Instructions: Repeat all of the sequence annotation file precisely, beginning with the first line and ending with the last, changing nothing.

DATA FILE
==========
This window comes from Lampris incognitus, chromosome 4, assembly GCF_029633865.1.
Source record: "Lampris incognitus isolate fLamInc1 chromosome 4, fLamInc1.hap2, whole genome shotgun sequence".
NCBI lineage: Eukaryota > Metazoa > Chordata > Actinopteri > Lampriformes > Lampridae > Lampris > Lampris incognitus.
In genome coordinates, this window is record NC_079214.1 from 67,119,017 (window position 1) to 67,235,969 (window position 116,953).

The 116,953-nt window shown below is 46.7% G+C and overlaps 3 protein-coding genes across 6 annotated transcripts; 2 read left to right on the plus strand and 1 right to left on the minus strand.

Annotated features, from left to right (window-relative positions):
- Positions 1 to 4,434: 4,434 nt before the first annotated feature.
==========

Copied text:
This window comes from Lampris incognitus, chromosome 4, assembly GCF_029633865.1.
Source record: "Lampris incognitus isolate fLamInc1 chromosome 4, fLamInc1.hap2, whole genome shotgun sequence".
NCBI lineage: Eukaryota > Metazoa > Chordata > Actinopteri > Lampriformes > Lampridae > Lampris > Lampris incognitus.
In genome coordinates, this window is record NC_079214.1 from 67,119,017 (window position 1) to 67,235,969 (window position 116,953).

The 116,953-nt window shown below is 46.7% G+C and overlaps 3 protein-coding genes across 6 annotated transcripts; 2 read left to right on the plus strand and 1 right to left on the minus strand.

Annotated features, from left to right (window-relative positions):
- Positions 1 to 4,434: 4,434 nt before the first annotated feature.